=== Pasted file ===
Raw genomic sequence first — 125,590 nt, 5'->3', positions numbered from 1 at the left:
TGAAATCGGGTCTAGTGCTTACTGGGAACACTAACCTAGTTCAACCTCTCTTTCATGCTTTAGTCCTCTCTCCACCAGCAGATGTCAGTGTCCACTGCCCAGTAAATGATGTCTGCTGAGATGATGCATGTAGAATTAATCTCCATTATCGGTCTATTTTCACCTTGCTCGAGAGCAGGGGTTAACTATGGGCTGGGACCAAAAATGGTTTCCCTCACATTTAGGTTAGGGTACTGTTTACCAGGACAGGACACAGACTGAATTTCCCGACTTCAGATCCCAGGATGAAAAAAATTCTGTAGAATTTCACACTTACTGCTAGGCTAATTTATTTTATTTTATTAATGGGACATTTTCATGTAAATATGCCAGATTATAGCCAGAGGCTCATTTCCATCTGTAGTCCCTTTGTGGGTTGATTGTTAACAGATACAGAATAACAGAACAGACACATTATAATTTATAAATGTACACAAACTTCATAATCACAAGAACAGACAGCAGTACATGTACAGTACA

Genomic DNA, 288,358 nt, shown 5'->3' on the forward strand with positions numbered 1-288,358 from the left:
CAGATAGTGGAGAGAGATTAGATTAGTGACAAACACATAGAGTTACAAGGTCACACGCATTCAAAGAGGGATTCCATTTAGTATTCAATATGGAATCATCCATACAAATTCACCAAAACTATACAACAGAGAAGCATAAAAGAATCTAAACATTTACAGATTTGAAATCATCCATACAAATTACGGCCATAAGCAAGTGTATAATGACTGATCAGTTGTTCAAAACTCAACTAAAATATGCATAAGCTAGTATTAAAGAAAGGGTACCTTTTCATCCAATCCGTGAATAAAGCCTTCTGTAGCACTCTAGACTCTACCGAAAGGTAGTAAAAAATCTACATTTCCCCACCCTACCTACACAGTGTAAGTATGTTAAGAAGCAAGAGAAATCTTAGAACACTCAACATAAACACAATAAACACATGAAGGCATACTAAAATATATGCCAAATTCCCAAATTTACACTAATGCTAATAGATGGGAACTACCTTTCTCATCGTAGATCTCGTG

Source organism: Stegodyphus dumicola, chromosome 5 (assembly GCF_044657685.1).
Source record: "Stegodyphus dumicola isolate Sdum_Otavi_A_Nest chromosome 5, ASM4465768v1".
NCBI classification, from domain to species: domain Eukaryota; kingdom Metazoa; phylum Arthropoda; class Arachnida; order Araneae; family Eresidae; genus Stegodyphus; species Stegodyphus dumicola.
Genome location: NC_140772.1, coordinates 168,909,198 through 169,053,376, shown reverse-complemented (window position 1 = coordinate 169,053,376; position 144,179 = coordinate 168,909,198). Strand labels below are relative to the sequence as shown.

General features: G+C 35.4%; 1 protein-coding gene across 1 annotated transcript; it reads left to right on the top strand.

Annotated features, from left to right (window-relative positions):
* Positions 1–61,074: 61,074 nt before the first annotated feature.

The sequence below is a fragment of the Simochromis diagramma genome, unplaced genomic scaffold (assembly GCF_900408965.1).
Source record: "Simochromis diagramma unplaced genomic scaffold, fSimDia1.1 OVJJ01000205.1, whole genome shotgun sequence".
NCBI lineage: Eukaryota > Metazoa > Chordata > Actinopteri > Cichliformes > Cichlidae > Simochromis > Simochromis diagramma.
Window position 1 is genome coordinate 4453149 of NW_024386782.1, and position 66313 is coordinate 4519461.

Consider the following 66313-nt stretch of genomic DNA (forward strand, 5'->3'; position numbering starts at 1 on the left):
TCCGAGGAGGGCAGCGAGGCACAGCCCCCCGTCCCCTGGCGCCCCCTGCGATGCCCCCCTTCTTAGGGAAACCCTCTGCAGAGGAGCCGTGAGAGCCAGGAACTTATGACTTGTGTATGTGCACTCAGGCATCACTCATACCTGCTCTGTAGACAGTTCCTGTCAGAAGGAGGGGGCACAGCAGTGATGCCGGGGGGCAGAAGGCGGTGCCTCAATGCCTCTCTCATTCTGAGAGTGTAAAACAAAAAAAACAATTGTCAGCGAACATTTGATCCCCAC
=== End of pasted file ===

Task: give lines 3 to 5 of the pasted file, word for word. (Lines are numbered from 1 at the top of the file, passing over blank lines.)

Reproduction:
Genomic DNA, 288,358 nt, shown 5'->3' on the forward strand with positions numbered 1-288,358 from the left:
CAGATAGTGGAGAGAGATTAGATTAGTGACAAACACATAGAGTTACAAGGTCACACGCATTCAAAGAGGGATTCCATTTAGTATTCAATATGGAATCATCCATACAAATTCACCAAAACTATACAACAGAGAAGCATAAAAGAATCTAAACATTTACAGATTTGAAATCATCCATACAAATTACGGCCATAAGCAAGTGTATAATGACTGATCAGTTGTTCAAAACTCAACTAAAATATGCATAAGCTAGTATTAAAGAAAGGGTACCTTTTCATCCAATCCGTGAATAAAGCCTTCTGTAGCACTCTAGACTCTACCGAAAGGTAGTAAAAAATCTACATTTCCCCACCCTACCTACACAGTGTAAGTATGTTAAGAAGCAAGAGAAATCTTAGAACACTCAACATAAACACAATAAACACATGAAGGCATACTAAAATATATGCCAAATTCCCAAATTTACACTAATGCTAATAGATGGGAACTACCTTTCTCATCGTAGATCTCGTG

Source organism: Stegodyphus dumicola, chromosome 5 (assembly GCF_044657685.1).